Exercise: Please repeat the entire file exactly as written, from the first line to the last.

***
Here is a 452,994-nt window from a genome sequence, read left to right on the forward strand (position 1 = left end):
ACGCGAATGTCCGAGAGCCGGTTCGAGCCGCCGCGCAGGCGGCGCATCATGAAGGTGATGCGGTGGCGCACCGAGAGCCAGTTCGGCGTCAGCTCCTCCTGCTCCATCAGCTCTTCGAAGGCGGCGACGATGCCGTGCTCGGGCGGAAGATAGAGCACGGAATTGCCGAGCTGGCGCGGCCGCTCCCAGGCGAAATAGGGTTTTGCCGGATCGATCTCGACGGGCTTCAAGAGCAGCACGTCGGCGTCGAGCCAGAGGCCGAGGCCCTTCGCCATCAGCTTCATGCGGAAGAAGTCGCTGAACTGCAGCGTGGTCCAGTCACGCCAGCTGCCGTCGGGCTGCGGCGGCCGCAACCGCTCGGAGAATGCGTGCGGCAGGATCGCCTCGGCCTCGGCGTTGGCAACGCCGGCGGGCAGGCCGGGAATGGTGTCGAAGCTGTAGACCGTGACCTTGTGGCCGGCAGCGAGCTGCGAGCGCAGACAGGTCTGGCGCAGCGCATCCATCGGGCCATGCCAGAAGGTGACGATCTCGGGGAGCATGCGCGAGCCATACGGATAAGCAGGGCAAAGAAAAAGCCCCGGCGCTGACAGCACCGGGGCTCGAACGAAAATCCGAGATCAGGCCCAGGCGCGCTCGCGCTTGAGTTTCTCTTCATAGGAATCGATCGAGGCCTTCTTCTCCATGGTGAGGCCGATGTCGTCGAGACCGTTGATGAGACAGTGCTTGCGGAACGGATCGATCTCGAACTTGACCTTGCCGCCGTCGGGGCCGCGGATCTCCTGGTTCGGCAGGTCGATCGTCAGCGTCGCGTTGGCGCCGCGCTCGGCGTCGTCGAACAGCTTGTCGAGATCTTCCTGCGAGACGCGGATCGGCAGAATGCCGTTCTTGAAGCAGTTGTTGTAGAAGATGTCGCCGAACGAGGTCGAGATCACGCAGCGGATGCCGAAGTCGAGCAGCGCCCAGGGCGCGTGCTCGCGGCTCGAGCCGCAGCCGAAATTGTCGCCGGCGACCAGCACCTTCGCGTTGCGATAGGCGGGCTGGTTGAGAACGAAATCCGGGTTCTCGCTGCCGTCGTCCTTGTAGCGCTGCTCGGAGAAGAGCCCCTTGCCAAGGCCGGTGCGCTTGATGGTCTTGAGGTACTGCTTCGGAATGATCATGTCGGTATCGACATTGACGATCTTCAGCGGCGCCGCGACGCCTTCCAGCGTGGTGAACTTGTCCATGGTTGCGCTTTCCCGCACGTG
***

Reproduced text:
Here is a 452,994-nt window from a genome sequence, read left to right on the forward strand (position 1 = left end):
ACGCGAATGTCCGAGAGCCGGTTCGAGCCGCCGCGCAGGCGGCGCATCATGAAGGTGATGCGGTGGCGCACCGAGAGCCAGTTCGGCGTCAGCTCCTCCTGCTCCATCAGCTCTTCGAAGGCGGCGACGATGCCGTGCTCGGGCGGAAGATAGAGCACGGAATTGCCGAGCTGGCGCGGCCGCTCCCAGGCGAAATAGGGTTTTGCCGGATCGATCTCGACGGGCTTCAAGAGCAGCACGTCGGCGTCGAGCCAGAGGCCGAGGCCCTTCGCCATCAGCTTCATGCGGAAGAAGTCGCTGAACTGCAGCGTGGTCCAGTCACGCCAGCTGCCGTCGGGCTGCGGCGGCCGCAACCGCTCGGAGAATGCGTGCGGCAGGATCGCCTCGGCCTCGGCGTTGGCAACGCCGGCGGGCAGGCCGGGAATGGTGTCGAAGCTGTAGACCGTGACCTTGTGGCCGGCAGCGAGCTGCGAGCGCAGACAGGTCTGGCGCAGCGCATCCATCGGGCCATGCCAGAAGGTGACGATCTCGGGGAGCATGCGCGAGCCATACGGATAAGCAGGGCAAAGAAAAAGCCCCGGCGCTGACAGCACCGGGGCTCGAACGAAAATCCGAGATCAGGCCCAGGCGCGCTCGCGCTTGAGTTTCTCTTCATAGGAATCGATCGAGGCCTTCTTCTCCATGGTGAGGCCGATGTCGTCGAGACCGTTGATGAGACAGTGCTTGCGGAACGGATCGATCTCGAACTTGACCTTGCCGCCGTCGGGGCCGCGGATCTCCTGGTTCGGCAGGTCGATCGTCAGCGTCGCGTTGGCGCCGCGCTCGGCGTCGTCGAACAGCTTGTCGAGATCTTCCTGCGAGACGCGGATCGGCAGAATGCCGTTCTTGAAGCAGTTGTTGTAGAAGATGTCGCCGAACGAGGTCGAGATCACGCAGCGGATGCCGAAGTCGAGCAGCGCCCAGGGCGCGTGCTCGCGGCTCGAGCCGCAGCCGAAATTGTCGCCGGCGACCAGCACCTTCGCGTTGCGATAGGCGGGCTGGTTGAGAACGAAATCCGGGTTCTCGCTGCCGTCGTCCTTGTAGCGCTGCTCGGAGAAGAGCCCCTTGCCAAGGCCGGTGCGCTTGATGGTCTTGAGGTACTGCTTCGGAATGATCATGTCGGTATCGACATTGACGATCTTCAGCGGCGCCGCGACGCCTTCCAGCGTGGTGAACTTGTCCATGGTTGCGCTTTCCCGCACGTG